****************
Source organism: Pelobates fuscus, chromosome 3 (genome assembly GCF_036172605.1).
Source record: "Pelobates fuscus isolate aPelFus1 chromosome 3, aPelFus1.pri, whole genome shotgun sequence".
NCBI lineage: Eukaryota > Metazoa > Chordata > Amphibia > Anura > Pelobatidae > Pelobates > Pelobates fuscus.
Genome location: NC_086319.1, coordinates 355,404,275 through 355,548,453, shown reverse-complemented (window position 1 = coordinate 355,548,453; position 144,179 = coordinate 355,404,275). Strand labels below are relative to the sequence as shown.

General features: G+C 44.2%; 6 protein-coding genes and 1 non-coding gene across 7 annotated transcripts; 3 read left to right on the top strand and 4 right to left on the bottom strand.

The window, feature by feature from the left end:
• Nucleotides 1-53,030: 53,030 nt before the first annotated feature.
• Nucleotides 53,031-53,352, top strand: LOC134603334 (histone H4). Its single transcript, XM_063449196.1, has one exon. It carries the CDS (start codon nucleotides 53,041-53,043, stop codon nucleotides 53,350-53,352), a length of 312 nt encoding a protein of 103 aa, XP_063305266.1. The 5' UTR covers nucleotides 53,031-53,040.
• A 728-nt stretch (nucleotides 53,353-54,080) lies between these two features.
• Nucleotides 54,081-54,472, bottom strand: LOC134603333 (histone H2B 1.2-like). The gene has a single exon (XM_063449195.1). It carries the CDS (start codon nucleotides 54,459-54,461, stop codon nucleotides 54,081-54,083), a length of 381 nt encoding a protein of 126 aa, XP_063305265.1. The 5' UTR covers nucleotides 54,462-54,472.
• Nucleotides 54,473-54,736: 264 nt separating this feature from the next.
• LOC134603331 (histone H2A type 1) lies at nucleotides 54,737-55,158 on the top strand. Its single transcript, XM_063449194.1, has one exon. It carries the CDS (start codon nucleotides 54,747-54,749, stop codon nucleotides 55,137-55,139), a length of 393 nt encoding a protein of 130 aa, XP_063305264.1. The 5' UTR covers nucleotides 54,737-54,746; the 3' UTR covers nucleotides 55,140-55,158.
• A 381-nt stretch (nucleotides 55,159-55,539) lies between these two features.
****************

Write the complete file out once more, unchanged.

Source organism: Pelobates fuscus, chromosome 3 (genome assembly GCF_036172605.1).
Source record: "Pelobates fuscus isolate aPelFus1 chromosome 3, aPelFus1.pri, whole genome shotgun sequence".
NCBI lineage: Eukaryota > Metazoa > Chordata > Amphibia > Anura > Pelobatidae > Pelobates > Pelobates fuscus.
Genome location: NC_086319.1, coordinates 355,404,275 through 355,548,453, shown reverse-complemented (window position 1 = coordinate 355,548,453; position 144,179 = coordinate 355,404,275). Strand labels below are relative to the sequence as shown.

General features: G+C 44.2%; 6 protein-coding genes and 1 non-coding gene across 7 annotated transcripts; 3 read left to right on the top strand and 4 right to left on the bottom strand.

The window, feature by feature from the left end:
• Nucleotides 1-53,030: 53,030 nt before the first annotated feature.
• Nucleotides 53,031-53,352, top strand: LOC134603334 (histone H4). Its single transcript, XM_063449196.1, has one exon. It carries the CDS (start codon nucleotides 53,041-53,043, stop codon nucleotides 53,350-53,352), a length of 312 nt encoding a protein of 103 aa, XP_063305266.1. The 5' UTR covers nucleotides 53,031-53,040.
• A 728-nt stretch (nucleotides 53,353-54,080) lies between these two features.
• Nucleotides 54,081-54,472, bottom strand: LOC134603333 (histone H2B 1.2-like). The gene has a single exon (XM_063449195.1). It carries the CDS (start codon nucleotides 54,459-54,461, stop codon nucleotides 54,081-54,083), a length of 381 nt encoding a protein of 126 aa, XP_063305265.1. The 5' UTR covers nucleotides 54,462-54,472.
• Nucleotides 54,473-54,736: 264 nt separating this feature from the next.
• LOC134603331 (histone H2A type 1) lies at nucleotides 54,737-55,158 on the top strand. Its single transcript, XM_063449194.1, has one exon. It carries the CDS (start codon nucleotides 54,747-54,749, stop codon nucleotides 55,137-55,139), a length of 393 nt encoding a protein of 130 aa, XP_063305264.1. The 5' UTR covers nucleotides 54,737-54,746; the 3' UTR covers nucleotides 55,140-55,158.
• A 381-nt stretch (nucleotides 55,159-55,539) lies between these two features.